On July 23, 2015, I posted the following on Book Riot.

The Astonishing Authorship of Aphra Behn

B2002.15Aphra Behn (1640–1689) is the first woman in the Western world known to have made her living as a writer. In A Room of One’s Own, Virginia Woolf states that all women who earn their living writers owe a debt of gratitude to Aphra Behn.

If you would like to read the rest of the article, please click here.

In the words of my friend, the Australian, I shall return.

Hwaet! The Thousand-Year History of the Audiobook

Hwaet.
Arguably the most famous word in English literature, hwaet is the first word in the eight-century poem Beowulf. The actual meaning of the word is up for debate, but regardless of which side you choose, the word is some kind of exclamation to indicate the initiation of the telling of a story. Hwaet is there because Beowulf was meant to be heard.

In a recent psychological study, published in Frontiers of Psychology and discussed by Rachel Smalter Hall on Book Riot, it is stated that listening to literature is the least efficient way of learning, compared to reading silently to yourself or reading out loud. According to the authors of the study this would have consequences for people living in the twenty-first century now that technological advances have changed the way we consume literature, from reading silently to listening to audiobooks.

It would appear then, that the human mind is not wired to absorb information by way of listening. What the authors seem to have overlooked is the historical perspective of the audiobook. Throughout history, literature was meant to be heard, not read.

Why did people listen to literature, rather than read it themselves?
There are several answers to this question.

It was a matter of literacy.
A population where almost 100% of adults are literate is a late phenomenon in human history. For example, during the early Middle Ages, those who were literate were mainly men and women belonging to the Church or a monastic order. Priests, monks and nuns were more likely to be able to read and write than a king or a queen. Later on, literacy spread among the social classes with the expansion of education and increased social mobility. Still, most people could not read. And those who could read did not necessarily know how to write. And among those who could both read and write, as in the case of merchants, many knew only how to write numbers and not letters. Moreover, there was a difference between sexes—men were more likely to know how to read and write than women.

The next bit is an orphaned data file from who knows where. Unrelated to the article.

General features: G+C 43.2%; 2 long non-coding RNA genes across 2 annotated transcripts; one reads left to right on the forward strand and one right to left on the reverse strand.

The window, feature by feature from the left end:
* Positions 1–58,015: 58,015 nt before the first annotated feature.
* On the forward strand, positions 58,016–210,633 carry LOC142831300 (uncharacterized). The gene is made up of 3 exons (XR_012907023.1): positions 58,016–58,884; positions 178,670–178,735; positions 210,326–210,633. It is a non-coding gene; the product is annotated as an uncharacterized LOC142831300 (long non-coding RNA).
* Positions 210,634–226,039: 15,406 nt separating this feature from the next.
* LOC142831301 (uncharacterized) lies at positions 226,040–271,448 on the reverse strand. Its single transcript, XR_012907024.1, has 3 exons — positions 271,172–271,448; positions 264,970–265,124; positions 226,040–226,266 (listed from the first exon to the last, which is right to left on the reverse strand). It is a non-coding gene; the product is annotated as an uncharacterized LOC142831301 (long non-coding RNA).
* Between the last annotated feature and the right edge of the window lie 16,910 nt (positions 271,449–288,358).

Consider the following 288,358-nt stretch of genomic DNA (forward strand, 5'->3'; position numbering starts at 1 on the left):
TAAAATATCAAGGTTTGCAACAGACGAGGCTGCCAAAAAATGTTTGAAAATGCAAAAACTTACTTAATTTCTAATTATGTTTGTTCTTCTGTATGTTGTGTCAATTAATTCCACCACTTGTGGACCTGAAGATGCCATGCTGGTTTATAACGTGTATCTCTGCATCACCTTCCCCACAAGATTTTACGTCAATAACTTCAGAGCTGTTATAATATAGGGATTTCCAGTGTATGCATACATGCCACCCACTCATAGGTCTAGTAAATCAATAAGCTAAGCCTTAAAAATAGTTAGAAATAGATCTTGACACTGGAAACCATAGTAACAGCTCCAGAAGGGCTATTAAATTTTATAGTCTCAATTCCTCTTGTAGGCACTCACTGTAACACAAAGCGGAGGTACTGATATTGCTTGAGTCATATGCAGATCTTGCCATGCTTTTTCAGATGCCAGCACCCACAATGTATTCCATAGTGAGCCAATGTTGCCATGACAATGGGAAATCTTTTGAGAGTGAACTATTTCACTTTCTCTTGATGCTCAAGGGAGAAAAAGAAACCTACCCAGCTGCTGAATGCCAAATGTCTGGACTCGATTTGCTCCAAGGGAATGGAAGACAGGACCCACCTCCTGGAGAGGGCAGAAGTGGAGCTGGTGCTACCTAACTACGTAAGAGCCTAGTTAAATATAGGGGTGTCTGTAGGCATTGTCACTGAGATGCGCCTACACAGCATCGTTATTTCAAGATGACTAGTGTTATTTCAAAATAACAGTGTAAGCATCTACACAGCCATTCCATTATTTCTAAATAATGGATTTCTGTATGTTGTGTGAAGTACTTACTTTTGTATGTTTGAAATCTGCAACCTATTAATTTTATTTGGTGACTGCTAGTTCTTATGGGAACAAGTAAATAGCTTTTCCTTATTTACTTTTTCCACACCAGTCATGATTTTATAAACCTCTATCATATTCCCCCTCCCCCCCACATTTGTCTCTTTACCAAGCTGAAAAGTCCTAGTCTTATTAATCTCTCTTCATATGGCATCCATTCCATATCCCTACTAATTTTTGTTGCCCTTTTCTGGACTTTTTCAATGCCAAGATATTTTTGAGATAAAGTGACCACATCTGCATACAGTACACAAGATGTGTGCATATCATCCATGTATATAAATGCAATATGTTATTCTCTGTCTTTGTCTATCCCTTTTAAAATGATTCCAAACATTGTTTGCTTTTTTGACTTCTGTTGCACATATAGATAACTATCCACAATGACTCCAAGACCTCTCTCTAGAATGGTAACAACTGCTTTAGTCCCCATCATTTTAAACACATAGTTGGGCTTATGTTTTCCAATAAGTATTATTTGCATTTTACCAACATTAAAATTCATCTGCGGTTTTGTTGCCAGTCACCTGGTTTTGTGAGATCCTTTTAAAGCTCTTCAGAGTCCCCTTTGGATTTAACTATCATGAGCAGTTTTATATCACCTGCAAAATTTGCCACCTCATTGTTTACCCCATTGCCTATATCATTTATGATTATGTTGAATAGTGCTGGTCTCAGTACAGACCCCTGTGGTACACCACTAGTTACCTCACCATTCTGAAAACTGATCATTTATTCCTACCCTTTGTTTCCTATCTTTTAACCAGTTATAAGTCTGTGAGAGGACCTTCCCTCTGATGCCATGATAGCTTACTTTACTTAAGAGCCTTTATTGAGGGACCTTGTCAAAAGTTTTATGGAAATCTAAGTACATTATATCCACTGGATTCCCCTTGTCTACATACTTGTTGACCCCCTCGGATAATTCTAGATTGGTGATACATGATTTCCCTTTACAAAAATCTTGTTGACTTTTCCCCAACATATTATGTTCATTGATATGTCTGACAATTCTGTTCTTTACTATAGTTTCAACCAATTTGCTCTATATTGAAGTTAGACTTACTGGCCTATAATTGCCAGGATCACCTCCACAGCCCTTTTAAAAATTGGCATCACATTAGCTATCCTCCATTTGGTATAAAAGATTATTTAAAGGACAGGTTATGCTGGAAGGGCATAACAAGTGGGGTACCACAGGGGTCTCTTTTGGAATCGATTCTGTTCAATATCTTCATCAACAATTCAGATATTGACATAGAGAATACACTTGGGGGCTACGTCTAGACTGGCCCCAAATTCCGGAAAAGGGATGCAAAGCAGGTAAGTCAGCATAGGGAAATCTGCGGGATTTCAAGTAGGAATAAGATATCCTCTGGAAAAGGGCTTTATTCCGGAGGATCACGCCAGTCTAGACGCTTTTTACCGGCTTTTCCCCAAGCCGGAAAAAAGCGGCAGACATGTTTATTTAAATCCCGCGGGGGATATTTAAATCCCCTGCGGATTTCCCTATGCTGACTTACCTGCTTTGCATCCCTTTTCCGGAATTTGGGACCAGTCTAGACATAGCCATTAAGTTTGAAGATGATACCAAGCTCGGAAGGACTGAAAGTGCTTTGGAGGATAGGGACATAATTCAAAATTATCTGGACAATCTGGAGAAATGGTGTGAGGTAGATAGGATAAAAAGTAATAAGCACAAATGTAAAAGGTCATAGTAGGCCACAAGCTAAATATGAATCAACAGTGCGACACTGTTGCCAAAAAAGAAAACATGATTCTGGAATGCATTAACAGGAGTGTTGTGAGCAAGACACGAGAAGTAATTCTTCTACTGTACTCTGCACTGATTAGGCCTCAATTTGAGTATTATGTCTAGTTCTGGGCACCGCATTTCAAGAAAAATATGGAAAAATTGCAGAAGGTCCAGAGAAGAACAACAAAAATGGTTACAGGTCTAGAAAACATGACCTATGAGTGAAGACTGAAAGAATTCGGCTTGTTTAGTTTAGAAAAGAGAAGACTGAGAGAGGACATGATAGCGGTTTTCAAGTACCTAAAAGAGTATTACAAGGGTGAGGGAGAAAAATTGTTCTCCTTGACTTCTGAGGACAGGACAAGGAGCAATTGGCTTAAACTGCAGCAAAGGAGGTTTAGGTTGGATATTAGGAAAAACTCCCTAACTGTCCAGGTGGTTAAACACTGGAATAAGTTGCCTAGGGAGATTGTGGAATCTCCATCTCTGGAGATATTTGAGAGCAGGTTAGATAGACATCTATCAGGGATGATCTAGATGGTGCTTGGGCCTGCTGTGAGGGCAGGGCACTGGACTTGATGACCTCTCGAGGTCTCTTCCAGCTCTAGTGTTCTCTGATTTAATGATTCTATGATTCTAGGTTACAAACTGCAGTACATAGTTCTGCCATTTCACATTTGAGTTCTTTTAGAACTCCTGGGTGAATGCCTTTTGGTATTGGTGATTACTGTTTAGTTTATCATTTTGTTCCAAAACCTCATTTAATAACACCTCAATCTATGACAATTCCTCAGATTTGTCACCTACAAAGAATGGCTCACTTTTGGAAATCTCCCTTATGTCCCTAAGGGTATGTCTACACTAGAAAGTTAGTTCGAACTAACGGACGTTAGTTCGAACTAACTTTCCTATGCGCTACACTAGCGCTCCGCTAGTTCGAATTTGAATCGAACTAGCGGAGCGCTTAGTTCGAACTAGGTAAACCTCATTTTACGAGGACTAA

All Saints North Street fönster 3
An example of women who were literate. Margaret Blackburn reading from a prayer book (c. 1420). The Blackburns were a prominent merchant family in York.
Church of All Saints North Street,York, England.
Photo: EH Kern.

It was a matter of availability.
Not until the introduction of the printing press during the fifteenth century did books become available on a wider scale in Europe. Before the printing press, books were copied by hand on parchment. Those who copied books were mainly monks who spent much of their time creating beautifully crafted illuminated manuscripts.

Royal 10. E. IV, f. 3v K043854
Pages from the manuscript Royal 10E IV, France late 13th century.
Source: Catalogue of Illuminated Manuscripts, British Library.

It was a matter of cost.
Because books were written by hand and decorated to become like pieces of art, owning books was something mainly for those who had money to spend. This continued to be the case even after the breakthrough of printing in the seventeenth century.

CT22372a
Initial letter in Leviticus/ויקרא‎, Vayikra/Wayikra, France, 1277–1286.
Source: Additional 11639, Catalogue of Illuminated Manuscripts, British Library.

Literature continued to be read out loud well into modern times. Charles Dickens gained popularity from publishing his stories as serials that people read out loud to each other since not everybody could afford to buy a copy themselves. Charles Darwin wanted his novels read out loud to him rather than reading them himself. As late as the 1920s, professional reciters went on tour, reading literary works to the public.

In her Book Riot article, Rachel Smalter Hall questions how the results of the study were measured. Supposedly, the participants listened to a text but were quizzed on it in writing. Hall points out that this method could result in a misrepresentation of what the participants have learned since different parts of the brain are involved when listening or reading.

Hall’s doubts regarding the results fall in line with medical and linguistic research on reading. Medical research has shown that reading is a cognitive skill that needs to be learned and practiced, similar to playing an instrument. Linguistic research has shown that when reading a complicated text silently, our mouths and tongues move as if we are reading out loud.

Listening to literature is not a phenomenon brought on by technological advances in the near-past but an activity that has engaged human beings through thousands of years. If humans are less likely to learn from listening than from reading, I’m surprised that we have made any progress.

In the words of my friend, the Australian, I shall return.

Sources:
Rachel Smalter Hall “Are Audiobooks Worse than Real Books? Let’s Ask Science”
Sousa et al (2013) “The Way We Encounter Reading Material Influences How Frequently We Mind Wander,” Frontiers of Psychology.
The Independent “Listen! Beowulf Opening Line Misinterpreted for Two Hundred Years”
Medievalists.net “The Status of hwaet in Old English”
Modern Psykologi “Vad var det jag sa? Martin Ingvar om den svenska skolkrisen”